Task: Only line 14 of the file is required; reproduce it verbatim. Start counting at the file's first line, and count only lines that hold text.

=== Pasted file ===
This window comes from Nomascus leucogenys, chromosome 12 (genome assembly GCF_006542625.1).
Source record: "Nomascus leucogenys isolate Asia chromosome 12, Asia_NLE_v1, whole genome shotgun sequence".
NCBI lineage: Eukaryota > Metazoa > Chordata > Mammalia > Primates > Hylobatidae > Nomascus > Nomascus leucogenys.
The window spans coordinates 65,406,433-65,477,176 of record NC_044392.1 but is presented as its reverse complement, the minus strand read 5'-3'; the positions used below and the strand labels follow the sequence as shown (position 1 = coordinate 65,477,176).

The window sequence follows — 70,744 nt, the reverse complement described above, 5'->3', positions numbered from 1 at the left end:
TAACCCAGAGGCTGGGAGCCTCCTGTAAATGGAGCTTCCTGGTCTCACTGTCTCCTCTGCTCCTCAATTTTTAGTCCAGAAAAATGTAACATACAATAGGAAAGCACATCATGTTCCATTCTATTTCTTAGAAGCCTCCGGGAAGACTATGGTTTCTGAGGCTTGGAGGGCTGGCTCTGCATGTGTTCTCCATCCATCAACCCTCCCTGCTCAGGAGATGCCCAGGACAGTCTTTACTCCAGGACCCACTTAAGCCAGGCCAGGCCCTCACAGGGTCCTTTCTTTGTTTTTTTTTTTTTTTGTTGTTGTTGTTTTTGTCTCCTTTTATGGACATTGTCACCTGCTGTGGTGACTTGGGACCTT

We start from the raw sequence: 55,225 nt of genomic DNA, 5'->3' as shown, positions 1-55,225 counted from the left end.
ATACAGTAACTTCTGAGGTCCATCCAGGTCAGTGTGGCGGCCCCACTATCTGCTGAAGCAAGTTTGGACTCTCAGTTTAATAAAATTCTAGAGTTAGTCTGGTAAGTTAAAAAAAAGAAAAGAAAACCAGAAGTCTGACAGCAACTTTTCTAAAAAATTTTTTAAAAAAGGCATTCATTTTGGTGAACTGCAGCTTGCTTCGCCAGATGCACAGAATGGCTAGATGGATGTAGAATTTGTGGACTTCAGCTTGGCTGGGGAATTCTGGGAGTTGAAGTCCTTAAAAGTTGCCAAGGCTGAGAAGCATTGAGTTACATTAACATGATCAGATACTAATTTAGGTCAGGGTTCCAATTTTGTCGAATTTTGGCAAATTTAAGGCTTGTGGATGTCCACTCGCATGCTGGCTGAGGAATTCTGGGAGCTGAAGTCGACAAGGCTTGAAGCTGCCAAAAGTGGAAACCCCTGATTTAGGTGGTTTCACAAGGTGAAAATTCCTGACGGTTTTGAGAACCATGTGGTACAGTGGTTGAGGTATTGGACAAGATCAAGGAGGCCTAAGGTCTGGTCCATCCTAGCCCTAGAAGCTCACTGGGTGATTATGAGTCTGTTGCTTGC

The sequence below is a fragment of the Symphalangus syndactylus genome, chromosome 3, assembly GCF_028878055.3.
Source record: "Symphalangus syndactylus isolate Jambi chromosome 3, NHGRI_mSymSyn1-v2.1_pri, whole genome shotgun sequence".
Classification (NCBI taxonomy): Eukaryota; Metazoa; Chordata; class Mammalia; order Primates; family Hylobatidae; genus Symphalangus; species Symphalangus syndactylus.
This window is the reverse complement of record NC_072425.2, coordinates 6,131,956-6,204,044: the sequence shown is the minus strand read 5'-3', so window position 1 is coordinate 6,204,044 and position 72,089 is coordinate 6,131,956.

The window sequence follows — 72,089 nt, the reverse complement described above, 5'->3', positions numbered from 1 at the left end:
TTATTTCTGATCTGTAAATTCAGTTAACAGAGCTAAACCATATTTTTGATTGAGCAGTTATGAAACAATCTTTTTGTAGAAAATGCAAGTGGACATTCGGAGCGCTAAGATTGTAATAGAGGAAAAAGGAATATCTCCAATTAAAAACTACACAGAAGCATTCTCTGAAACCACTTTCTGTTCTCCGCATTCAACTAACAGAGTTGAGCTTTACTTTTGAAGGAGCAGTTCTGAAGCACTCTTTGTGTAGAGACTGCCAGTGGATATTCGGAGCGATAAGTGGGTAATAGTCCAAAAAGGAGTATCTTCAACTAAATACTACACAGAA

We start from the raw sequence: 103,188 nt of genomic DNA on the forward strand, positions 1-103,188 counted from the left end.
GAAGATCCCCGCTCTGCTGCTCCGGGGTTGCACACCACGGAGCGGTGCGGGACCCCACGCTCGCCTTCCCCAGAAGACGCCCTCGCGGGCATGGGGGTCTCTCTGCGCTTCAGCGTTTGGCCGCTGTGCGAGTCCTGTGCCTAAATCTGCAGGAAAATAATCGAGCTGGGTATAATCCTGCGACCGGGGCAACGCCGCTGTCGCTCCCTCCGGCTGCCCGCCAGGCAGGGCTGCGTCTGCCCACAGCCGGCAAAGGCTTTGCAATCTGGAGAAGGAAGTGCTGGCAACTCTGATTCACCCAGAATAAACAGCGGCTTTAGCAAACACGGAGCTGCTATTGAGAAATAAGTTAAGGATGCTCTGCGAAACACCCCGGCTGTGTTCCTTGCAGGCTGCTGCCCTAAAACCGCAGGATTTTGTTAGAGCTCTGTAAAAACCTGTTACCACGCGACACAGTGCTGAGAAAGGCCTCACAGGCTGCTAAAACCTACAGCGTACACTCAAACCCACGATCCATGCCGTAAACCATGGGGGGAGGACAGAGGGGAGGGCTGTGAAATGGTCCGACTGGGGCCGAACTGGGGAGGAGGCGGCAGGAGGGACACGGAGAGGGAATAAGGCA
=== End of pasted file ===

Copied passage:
TTATTTCTGATCTGTAAATTCAGTTAACAGAGCTAAACCATATTTTTGATTGAGCAGTTATGAAACAATCTTTTTGTAGAAAATGCAAGTGGACATTCGGAGCGCTAAGATTGTAATAGAGGAAAAAGGAATATCTCCAATTAAAAACTACACAGAAGCATTCTCTGAAACCACTTTCTGTTCTCCGCATTCAACTAACAGAGTTGAGCTTTACTTTTGAAGGAGCAGTTCTGAAGCACTCTTTGTGTAGAGACTGCCAGTGGATATTCGGAGCGATAAGTGGGTAATAGTCCAAAAAGGAGTATCTTCAACTAAATACTACACAGAA